In adapting Sue Monk Kidd's best-selling novel about women forging bonds across racial lines in the segregated South, writer-director Gina Prince-Bythewood has created a new genre: the genteel melodrama. The personal and political were inexorably fused in 1964, and Prince-Bythewood makes The Secret Life of Bees about confronting anger and brutality with calm resolve and self-awareness, a kind of internalization of the civil rights movement's principle of nonviolent resistance.
On the eve of her 14th birthday, Lily Owens (Dakota Fanning) is watching President Lyndon Johnson on television with her family's housekeeper Rosaleen Daise (Jennifer Hudson) as he announces the signing of the Civil Rights Act. For that moment, it feels like institutionalized oppression might be lifted overnight, but that euphoria will be short-lived. As much as Secret Life is about individual bravery, Kidd's tale swiftly punishes anyone who dares openly challenge the powers that be.
In swift strokes, Prince-Bythewood (Love & Basketball) paints Lily's unhappy life at a peach farm with her loutish father T. Ray (Paul Bettany), the bond she's formed with Rosaleen, and her longing for a mother whose death she feels responsible for. When Rosaleen is beaten by a group of white men for trying to register to vote, the overlooked, undervalued Lily takes action, fleeing Georgia with her best friend and heading for Tiburon, S.C., the locale written on an image of the Black Madonna in her late mother's belongings.
They find an Eden in (the fictional) Tiburon: the soothing hot pink residence of the Boatwright sisters, surrounded by 28 acres of sun-drenched woodland where an apiary is situated. The coolly commanding August (Queen Latifah) runs the honey business and takes in these two strays — to the chagrin of the strident June (Alicia Keys), a cellist and music teacher. The childlike May (Sophie Okonedo) eagerly accepts these new companions, and her immense empathy makes her aware that they may be traveling light, but they carry heavy baggage.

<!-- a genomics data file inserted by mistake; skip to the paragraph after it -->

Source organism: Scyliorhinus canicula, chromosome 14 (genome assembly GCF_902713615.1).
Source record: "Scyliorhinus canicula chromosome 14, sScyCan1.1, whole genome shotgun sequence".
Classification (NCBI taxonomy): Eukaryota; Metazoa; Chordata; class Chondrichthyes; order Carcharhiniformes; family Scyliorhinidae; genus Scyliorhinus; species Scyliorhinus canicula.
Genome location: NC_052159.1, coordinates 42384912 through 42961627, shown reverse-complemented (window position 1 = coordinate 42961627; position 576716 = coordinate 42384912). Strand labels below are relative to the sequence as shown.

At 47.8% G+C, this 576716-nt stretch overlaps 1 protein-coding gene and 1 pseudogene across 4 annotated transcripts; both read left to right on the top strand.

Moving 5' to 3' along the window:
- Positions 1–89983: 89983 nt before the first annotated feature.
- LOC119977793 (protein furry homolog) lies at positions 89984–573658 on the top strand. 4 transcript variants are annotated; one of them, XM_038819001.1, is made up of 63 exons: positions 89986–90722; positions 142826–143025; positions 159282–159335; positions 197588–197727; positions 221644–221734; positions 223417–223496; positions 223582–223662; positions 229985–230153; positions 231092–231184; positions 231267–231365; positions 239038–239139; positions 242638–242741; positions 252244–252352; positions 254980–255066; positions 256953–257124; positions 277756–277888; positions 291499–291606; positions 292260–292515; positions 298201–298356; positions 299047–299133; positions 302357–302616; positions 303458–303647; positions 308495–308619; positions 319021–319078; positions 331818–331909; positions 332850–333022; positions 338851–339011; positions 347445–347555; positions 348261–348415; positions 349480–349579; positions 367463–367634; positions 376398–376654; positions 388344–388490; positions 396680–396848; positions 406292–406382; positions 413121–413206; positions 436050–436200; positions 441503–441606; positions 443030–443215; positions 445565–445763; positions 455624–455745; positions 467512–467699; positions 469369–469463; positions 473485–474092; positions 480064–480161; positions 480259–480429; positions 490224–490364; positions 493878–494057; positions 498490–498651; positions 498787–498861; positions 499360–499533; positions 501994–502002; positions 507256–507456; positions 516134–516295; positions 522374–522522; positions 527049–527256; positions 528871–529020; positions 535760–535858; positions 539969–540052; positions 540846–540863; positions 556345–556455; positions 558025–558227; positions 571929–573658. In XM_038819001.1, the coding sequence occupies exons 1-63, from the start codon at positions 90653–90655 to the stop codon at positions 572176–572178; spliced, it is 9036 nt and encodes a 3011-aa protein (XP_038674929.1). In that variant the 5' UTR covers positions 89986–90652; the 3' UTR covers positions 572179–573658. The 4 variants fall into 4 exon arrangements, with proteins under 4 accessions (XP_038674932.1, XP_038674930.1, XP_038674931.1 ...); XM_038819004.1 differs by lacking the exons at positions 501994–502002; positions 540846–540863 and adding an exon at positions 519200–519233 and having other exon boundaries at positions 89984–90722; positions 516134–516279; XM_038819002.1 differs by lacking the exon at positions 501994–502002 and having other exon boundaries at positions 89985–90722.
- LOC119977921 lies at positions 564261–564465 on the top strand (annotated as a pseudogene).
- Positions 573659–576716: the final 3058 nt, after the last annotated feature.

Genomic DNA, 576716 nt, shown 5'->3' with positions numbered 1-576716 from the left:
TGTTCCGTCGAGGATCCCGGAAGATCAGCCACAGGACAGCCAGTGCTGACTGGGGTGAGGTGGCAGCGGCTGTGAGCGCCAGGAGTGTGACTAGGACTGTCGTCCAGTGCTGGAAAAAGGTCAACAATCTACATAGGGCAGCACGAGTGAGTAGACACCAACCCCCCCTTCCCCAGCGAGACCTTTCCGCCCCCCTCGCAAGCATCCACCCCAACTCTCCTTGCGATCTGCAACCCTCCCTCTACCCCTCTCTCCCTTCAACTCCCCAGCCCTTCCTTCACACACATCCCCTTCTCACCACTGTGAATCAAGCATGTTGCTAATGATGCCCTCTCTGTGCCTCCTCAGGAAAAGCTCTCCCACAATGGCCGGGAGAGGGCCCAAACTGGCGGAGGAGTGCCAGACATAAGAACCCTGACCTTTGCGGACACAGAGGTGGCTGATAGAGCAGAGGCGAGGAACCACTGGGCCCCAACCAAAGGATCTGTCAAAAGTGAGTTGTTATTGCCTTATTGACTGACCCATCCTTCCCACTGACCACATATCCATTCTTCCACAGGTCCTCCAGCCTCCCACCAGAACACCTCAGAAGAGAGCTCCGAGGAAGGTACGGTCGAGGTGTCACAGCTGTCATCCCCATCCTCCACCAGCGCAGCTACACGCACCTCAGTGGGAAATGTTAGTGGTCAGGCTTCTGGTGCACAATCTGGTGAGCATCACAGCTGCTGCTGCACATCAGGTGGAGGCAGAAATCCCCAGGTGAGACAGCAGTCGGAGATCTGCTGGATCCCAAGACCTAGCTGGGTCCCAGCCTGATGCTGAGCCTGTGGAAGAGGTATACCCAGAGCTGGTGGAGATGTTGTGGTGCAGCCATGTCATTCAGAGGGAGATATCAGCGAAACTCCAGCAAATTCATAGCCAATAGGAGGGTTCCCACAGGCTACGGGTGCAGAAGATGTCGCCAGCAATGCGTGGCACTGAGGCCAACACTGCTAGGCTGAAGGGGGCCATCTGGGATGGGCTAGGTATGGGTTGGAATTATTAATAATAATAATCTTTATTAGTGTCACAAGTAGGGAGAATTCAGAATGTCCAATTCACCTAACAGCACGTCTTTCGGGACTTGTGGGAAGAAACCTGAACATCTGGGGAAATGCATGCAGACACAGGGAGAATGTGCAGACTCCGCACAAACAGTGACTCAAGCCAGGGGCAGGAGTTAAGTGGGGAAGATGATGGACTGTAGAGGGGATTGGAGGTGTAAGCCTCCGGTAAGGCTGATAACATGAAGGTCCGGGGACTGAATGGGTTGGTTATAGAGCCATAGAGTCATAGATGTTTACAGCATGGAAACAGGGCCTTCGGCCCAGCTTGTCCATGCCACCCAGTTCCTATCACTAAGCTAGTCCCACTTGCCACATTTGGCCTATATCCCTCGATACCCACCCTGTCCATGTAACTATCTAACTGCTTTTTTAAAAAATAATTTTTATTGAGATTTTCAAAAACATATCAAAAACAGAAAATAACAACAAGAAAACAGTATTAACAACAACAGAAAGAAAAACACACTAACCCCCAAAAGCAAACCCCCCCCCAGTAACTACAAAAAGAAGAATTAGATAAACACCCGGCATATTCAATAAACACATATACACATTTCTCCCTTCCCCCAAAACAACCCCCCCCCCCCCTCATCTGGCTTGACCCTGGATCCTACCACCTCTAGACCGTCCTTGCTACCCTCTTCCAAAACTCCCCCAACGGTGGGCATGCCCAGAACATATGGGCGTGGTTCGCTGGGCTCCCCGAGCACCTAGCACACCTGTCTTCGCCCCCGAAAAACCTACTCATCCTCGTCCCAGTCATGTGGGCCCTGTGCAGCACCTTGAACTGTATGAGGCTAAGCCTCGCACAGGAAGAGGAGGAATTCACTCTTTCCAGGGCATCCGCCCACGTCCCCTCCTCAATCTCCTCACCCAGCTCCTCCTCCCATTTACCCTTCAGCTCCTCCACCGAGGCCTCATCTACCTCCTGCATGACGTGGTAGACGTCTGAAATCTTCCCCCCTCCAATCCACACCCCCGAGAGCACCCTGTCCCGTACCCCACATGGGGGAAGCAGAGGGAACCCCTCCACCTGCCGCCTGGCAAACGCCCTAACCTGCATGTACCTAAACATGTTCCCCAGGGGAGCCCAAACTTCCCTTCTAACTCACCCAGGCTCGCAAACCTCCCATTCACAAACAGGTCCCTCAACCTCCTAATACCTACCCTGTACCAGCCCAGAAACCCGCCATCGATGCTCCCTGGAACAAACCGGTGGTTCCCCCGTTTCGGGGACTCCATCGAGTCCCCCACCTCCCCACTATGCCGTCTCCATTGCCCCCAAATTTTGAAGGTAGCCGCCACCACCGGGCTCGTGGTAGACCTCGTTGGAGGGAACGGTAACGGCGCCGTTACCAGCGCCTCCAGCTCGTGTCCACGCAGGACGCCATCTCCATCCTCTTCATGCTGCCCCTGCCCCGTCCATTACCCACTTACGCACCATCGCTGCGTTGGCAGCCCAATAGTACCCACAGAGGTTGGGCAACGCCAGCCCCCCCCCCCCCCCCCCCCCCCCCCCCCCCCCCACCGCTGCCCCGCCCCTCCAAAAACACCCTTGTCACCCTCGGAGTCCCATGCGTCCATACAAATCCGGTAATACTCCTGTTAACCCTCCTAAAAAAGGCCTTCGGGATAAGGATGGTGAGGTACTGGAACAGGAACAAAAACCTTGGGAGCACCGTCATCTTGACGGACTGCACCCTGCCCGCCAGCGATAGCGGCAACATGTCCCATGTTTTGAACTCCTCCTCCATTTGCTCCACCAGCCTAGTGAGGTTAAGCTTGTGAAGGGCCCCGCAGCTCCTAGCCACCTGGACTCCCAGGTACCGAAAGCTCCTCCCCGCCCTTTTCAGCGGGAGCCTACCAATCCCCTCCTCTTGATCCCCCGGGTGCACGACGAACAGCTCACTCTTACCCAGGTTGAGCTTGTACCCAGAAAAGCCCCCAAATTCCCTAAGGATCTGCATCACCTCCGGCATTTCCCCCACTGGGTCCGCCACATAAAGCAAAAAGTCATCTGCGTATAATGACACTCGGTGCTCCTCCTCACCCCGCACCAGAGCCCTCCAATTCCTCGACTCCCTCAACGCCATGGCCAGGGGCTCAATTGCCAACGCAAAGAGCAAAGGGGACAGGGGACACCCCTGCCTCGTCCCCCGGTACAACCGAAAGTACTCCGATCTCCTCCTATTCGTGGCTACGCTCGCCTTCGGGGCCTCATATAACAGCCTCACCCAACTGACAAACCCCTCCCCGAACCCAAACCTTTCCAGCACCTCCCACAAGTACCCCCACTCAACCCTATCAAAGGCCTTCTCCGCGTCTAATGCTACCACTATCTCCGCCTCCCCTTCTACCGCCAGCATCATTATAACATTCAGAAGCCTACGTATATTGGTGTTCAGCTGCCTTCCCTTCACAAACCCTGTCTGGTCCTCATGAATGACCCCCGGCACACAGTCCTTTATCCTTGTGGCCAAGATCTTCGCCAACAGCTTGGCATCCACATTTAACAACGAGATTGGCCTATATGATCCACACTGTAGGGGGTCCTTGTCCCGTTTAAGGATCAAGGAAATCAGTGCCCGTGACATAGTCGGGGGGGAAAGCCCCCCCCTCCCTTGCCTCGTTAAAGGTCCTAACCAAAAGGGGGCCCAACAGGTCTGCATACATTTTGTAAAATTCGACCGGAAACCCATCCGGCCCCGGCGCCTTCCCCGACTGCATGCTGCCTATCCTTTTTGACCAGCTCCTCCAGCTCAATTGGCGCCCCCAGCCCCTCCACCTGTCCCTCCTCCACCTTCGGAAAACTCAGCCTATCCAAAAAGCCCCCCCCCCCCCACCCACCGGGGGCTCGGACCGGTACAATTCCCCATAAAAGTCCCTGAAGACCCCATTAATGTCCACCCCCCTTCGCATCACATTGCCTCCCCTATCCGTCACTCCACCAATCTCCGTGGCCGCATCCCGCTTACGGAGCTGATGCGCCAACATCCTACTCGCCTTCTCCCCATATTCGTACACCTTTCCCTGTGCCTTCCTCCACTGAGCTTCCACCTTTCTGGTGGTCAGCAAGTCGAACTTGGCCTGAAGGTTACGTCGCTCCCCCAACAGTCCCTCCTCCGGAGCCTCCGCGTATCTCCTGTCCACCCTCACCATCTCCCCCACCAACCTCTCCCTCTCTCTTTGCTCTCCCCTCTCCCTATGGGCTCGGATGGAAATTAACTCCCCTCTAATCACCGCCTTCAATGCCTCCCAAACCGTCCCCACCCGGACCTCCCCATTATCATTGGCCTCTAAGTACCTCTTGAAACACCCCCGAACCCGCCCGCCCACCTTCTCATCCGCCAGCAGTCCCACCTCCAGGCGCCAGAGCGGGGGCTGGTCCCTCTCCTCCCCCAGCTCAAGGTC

Prince-Bythewood's muted approach has the overall effect of stunting the big emotional upheavals and makes Secret Life feel like a well-intentioned throwback. But within her framework, the filmmaker finds some great moments, including a staggering scene between Fanning and Latifah, who sagely explains the "complicated" love of black caregivers.
Like Ulee's Gold (1997), The Secret Life of Bees presents the apiarist as a healer for a chaotic world, finding peace in the quiet cultivation of an ancient sweetness.
Serena Donadoni writes about film and culture for Metro Times. Send comments to firstname.lastname@example.org.
We welcome readers to submit letters regarding articles and content in Detroit Metro Times. Letters should be a minimum of 150 words, refer to content that has appeared on Detroit Metro Times, and must include the writer's full name, address, and phone number for verification purposes. No attachments will be considered. Writers of letters selected for publication will be notified via email. Letters may be edited and shortened for space.
Email us at email@example.com.
Detroit Metro Times works for you, and your support is essential.
Our small but mighty local team works tirelessly to bring you high-quality, uncensored news and cultural coverage of Detroit and beyond.
Unlike many newspapers, ours is free – and we'd like to keep it that way, because we believe, now more than ever, everyone deserves access to accurate, independent coverage of their community.
Whether it's a one-time acknowledgement of this article or an ongoing pledge, your support helps keep Detroit's true free press free.